Some Pasadena Residents Will Not Be Going Home

Damage at "red tag" homes may be too much to fix

When Heather Flores looks at what used to be her home of 15 years, she is grateful.  Her two oldest children had been sleeping in the room under the impact point where a tree crashed down during the wind storm.  Her family of five and their animals were trapped.  They all made it out, rescued by neighbors.

"We ran over there and got everybody out of their master bedroom," said Margie Hakel.

"I still can't believe that we got out," said Flores. "By the looks of it, it doesn't look like anyone could have made it out."

City of Pasadena Building Official Sarkis Nazerian has been making the rounds, delivering bad news and the dreaded "red tags."

"This is a total loss," Nazerian said, pointing to the Flores home. "When the tree came down, it ruptured the main line, the water line, the gas line and in the rear, power lines."

The Pasadena building department red tagged the home.  On Thursday, there were 40 homes and apartments with those tags.

"We increased, and as the day goes on with inspections, we may get more houses with damages as bad as this one," said Nazerian.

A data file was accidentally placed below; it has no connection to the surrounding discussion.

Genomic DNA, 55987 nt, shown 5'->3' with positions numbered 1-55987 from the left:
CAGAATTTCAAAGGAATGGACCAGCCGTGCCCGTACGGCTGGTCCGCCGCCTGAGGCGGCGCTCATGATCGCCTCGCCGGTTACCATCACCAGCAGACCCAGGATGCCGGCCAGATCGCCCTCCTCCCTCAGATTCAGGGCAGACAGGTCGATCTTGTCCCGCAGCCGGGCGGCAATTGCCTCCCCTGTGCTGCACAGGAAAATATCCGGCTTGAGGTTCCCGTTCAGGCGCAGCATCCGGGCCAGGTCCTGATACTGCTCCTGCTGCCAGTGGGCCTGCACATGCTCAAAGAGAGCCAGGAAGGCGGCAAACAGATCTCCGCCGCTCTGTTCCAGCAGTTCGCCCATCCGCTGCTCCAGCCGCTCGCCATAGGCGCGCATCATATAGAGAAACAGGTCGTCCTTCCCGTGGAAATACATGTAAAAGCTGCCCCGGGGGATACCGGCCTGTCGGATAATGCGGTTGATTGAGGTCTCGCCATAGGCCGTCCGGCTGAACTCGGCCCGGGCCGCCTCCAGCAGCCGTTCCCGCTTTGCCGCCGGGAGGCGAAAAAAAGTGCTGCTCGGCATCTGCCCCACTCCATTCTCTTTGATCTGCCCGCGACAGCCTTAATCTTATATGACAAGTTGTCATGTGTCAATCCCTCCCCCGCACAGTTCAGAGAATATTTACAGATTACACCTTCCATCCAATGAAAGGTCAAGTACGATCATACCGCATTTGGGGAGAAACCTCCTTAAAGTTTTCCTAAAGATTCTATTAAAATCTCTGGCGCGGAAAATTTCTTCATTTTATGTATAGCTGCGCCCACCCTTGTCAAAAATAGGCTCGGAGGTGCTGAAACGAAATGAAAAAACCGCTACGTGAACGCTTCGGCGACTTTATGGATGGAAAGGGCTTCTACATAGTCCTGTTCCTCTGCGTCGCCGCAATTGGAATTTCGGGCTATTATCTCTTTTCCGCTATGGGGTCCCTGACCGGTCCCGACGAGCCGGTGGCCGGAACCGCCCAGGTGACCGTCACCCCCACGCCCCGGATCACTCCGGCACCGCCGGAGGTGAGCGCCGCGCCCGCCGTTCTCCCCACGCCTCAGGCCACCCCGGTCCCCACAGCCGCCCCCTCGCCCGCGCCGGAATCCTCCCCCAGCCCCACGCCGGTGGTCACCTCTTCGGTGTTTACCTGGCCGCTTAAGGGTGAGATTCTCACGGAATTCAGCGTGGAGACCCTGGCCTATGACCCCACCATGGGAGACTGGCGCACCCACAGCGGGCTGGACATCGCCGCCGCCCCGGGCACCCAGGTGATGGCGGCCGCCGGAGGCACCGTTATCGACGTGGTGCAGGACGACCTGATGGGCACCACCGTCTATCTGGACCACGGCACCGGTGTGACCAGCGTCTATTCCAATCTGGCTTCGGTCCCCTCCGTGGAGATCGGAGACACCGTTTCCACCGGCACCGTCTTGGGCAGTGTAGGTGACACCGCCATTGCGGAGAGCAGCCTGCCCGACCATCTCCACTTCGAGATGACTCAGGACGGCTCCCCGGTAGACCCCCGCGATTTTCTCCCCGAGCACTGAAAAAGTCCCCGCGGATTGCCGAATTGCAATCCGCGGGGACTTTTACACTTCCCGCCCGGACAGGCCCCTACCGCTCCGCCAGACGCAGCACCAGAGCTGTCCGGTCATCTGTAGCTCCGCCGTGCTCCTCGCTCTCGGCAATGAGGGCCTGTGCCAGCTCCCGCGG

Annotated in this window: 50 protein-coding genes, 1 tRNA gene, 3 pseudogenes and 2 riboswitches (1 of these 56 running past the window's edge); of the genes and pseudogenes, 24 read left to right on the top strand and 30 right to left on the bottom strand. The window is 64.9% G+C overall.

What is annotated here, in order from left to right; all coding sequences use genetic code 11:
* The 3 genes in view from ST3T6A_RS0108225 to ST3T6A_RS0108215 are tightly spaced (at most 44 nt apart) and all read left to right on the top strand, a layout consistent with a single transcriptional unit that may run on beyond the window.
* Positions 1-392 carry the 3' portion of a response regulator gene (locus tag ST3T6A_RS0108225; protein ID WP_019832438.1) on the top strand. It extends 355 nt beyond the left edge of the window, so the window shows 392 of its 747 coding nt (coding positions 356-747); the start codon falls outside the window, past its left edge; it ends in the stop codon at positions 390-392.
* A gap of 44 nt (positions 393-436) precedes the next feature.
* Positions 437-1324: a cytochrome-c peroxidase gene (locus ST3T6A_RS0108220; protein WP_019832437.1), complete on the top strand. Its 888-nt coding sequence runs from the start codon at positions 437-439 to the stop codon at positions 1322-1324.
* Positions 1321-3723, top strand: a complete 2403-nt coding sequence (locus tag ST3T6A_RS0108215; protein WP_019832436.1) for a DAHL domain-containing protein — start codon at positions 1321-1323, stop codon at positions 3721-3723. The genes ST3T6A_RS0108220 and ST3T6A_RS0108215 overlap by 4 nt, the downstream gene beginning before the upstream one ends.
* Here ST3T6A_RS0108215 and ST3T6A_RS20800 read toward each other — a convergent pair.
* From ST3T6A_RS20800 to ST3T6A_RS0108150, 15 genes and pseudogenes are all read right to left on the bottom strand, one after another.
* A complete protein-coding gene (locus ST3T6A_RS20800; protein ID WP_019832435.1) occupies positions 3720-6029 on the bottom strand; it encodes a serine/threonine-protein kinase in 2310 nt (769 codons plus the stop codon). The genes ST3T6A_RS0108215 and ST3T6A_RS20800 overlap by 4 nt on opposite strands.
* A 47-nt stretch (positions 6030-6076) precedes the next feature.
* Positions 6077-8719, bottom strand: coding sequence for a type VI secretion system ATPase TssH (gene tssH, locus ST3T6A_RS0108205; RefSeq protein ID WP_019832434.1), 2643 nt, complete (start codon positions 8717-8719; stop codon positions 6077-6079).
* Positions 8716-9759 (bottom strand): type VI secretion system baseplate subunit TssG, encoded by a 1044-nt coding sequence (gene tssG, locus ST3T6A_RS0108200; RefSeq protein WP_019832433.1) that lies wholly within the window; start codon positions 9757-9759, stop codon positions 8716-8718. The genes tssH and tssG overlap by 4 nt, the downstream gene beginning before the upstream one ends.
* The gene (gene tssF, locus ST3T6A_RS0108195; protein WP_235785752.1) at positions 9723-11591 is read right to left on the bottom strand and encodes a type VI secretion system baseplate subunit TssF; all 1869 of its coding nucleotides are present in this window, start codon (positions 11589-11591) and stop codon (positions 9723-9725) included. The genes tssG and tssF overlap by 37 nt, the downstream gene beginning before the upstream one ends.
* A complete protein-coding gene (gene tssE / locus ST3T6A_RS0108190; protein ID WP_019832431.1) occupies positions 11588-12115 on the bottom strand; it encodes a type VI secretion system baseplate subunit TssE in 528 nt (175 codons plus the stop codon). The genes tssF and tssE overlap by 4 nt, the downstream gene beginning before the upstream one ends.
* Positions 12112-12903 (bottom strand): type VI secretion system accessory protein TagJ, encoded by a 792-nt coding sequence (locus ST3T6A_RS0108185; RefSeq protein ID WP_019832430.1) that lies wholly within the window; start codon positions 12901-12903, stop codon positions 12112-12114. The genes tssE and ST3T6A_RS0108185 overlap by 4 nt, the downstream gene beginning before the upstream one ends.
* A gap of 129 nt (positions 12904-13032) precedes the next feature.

Meanwhile, a three-year-old resident finds comfort with her dogs.  The helping hand is still extended among those on the close-knit street, which is still without power.

"We went shopping for clothes of the kids yesterday," said neighbor Carmen Cortez. "I was in charge. It was just like nothing compared to what they really need."

The little girl's mother says this is going to be a tough holiday season for her 11-year-old daughter and 10-year-old son.

"It's really hard with my son because he didn't want to go to sleep that night because he was afraid a tree would fall on the house," she says. "He had a hard time falling asleep that night. We talked a lot. He is okay."

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